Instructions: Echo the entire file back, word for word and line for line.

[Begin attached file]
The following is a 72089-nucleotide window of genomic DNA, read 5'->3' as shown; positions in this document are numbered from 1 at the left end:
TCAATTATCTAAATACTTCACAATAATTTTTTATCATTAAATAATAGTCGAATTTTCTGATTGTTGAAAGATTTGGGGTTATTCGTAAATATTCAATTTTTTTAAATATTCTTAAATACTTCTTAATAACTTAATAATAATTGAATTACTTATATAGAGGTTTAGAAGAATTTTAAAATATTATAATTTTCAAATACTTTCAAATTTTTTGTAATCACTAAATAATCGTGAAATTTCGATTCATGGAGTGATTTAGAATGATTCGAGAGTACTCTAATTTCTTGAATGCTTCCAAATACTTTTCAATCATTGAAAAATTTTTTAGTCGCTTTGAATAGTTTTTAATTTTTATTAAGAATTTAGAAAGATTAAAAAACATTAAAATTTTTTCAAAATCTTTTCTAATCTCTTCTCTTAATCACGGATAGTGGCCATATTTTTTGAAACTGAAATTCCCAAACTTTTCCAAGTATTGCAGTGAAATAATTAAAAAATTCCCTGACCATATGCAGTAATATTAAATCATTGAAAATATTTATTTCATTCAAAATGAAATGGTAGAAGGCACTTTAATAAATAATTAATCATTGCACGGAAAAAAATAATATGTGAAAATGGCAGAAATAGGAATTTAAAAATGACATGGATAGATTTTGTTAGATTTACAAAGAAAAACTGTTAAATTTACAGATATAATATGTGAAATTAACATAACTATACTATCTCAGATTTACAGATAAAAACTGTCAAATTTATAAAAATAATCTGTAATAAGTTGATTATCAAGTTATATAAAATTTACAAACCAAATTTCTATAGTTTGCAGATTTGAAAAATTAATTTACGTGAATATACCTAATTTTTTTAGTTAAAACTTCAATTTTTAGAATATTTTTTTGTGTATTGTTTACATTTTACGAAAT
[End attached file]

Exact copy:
The following is a 72089-nucleotide window of genomic DNA, read 5'->3' as shown; positions in this document are numbered from 1 at the left end:
TCAATTATCTAAATACTTCACAATAATTTTTTATCATTAAATAATAGTCGAATTTTCTGATTGTTGAAAGATTTGGGGTTATTCGTAAATATTCAATTTTTTTAAATATTCTTAAATACTTCTTAATAACTTAATAATAATTGAATTACTTATATAGAGGTTTAGAAGAATTTTAAAATATTATAATTTTCAAATACTTTCAAATTTTTTGTAATCACTAAATAATCGTGAAATTTCGATTCATGGAGTGATTTAGAATGATTCGAGAGTACTCTAATTTCTTGAATGCTTCCAAATACTTTTCAATCATTGAAAAATTTTTTAGTCGCTTTGAATAGTTTTTAATTTTTATTAAGAATTTAGAAAGATTAAAAAACATTAAAATTTTTTCAAAATCTTTTCTAATCTCTTCTCTTAATCACGGATAGTGGCCATATTTTTTGAAACTGAAATTCCCAAACTTTTCCAAGTATTGCAGTGAAATAATTAAAAAATTCCCTGACCATATGCAGTAATATTAAATCATTGAAAATATTTATTTCATTCAAAATGAAATGGTAGAAGGCACTTTAATAAATAATTAATCATTGCACGGAAAAAAATAATATGTGAAAATGGCAGAAATAGGAATTTAAAAATGACATGGATAGATTTTGTTAGATTTACAAAGAAAAACTGTTAAATTTACAGATATAATATGTGAAATTAACATAACTATACTATCTCAGATTTACAGATAAAAACTGTCAAATTTATAAAAATAATCTGTAATAAGTTGATTATCAAGTTATATAAAATTTACAAACCAAATTTCTATAGTTTGCAGATTTGAAAAATTAATTTACGTGAATATACCTAATTTTTTTAGTTAAAACTTCAATTTTTAGAATATTTTTTTGTGTATTGTTTACATTTTACGAAAT